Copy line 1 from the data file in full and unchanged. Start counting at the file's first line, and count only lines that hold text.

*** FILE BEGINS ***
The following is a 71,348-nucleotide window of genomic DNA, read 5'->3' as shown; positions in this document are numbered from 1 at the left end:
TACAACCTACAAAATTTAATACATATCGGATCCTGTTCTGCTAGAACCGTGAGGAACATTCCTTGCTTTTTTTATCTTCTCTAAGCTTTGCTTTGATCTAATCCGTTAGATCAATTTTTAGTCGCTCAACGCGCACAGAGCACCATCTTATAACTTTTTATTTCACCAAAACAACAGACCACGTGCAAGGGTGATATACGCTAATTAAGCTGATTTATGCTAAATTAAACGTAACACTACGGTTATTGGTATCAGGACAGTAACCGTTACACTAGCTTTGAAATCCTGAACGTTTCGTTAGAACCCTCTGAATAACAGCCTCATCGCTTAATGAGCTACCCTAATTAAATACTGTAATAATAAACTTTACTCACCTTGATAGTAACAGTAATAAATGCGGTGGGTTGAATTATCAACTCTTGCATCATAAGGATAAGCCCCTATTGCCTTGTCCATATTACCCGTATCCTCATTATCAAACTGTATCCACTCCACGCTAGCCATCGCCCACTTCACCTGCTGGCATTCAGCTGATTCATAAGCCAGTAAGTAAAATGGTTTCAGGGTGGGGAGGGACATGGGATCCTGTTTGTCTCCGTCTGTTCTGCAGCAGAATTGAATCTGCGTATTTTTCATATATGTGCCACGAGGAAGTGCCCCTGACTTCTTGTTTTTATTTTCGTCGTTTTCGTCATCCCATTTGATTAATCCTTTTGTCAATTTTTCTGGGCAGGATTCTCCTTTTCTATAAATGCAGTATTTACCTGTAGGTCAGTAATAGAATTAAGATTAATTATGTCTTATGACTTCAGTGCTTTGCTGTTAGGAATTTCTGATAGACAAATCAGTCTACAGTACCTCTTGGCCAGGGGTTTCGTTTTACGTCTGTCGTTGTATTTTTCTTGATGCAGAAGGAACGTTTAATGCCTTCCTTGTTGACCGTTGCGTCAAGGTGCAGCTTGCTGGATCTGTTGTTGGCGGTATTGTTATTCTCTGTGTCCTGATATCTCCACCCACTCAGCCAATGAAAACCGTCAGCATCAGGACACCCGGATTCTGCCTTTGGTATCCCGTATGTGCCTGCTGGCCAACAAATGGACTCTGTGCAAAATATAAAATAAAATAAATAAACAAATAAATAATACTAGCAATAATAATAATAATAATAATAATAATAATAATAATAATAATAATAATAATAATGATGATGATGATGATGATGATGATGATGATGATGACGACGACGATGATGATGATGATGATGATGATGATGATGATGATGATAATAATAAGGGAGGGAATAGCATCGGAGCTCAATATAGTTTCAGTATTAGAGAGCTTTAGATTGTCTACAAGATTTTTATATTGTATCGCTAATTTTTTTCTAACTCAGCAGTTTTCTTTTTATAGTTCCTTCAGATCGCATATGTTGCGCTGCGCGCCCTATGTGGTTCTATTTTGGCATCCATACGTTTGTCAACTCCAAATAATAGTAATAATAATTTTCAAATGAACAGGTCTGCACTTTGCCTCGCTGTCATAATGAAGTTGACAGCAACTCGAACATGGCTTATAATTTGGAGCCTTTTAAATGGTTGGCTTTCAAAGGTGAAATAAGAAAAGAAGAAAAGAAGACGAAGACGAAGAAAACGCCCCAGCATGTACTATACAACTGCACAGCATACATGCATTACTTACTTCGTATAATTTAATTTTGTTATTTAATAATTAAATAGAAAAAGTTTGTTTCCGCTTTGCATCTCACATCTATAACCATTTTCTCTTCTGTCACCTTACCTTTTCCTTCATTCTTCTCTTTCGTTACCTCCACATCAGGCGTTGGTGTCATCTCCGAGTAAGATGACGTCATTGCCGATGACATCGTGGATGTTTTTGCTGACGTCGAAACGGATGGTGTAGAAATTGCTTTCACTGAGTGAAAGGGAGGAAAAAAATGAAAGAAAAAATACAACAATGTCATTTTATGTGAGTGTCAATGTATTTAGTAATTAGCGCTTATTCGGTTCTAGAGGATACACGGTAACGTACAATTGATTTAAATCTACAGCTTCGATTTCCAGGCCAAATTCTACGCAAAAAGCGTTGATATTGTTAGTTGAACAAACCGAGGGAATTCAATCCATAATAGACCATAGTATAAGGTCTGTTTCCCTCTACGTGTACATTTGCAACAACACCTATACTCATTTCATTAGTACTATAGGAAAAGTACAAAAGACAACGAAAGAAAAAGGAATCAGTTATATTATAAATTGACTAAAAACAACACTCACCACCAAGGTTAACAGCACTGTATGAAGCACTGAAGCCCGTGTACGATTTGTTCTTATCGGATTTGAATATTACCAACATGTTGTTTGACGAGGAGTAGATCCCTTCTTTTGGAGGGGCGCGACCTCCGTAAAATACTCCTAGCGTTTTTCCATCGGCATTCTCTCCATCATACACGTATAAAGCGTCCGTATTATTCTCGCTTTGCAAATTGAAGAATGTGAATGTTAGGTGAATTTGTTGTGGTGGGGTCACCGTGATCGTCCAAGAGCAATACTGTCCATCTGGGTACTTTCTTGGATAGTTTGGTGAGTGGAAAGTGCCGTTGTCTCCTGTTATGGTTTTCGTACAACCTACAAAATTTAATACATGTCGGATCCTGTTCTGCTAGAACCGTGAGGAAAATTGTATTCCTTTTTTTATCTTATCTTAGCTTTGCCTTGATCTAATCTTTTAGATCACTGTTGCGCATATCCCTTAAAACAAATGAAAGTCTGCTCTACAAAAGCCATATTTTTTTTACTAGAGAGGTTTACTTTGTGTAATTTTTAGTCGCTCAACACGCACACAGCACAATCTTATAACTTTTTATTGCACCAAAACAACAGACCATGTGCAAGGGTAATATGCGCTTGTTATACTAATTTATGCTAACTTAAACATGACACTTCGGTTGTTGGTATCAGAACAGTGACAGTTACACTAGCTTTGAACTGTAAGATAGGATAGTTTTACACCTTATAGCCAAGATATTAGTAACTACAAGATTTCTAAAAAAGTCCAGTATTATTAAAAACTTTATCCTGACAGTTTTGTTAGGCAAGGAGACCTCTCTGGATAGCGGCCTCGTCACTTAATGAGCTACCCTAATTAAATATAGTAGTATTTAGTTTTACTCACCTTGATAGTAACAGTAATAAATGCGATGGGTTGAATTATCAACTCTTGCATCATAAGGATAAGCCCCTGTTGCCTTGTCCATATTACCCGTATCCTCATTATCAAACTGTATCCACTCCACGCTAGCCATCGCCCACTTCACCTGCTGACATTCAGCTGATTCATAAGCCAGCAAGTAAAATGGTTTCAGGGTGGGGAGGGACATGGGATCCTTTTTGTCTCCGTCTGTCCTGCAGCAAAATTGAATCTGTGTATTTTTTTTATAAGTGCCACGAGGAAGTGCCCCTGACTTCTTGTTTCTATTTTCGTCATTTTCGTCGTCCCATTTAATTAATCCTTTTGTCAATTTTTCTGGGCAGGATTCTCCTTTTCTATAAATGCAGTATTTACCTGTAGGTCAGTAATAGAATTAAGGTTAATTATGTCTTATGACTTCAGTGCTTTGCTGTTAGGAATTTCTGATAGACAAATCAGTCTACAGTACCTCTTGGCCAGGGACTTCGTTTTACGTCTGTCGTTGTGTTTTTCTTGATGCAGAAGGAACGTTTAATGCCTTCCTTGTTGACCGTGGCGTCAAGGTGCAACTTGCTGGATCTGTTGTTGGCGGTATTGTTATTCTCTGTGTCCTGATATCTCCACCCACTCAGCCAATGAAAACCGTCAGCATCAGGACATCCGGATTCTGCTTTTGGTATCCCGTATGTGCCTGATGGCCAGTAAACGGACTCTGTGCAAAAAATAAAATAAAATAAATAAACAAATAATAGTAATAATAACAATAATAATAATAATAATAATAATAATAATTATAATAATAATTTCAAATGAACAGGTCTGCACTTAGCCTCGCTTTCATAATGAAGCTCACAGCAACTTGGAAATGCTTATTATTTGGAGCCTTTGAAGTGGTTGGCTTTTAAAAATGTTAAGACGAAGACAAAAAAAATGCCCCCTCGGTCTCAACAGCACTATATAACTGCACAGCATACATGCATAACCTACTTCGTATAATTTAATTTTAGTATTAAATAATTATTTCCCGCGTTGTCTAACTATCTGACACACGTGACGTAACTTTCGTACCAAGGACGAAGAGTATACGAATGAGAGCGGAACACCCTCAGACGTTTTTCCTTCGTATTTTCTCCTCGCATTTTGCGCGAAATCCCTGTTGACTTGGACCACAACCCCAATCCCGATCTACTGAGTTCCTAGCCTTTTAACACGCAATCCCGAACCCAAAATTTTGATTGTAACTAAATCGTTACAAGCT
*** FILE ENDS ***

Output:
The following is a 71,348-nucleotide window of genomic DNA, read 5'->3' as shown; positions in this document are numbered from 1 at the left end: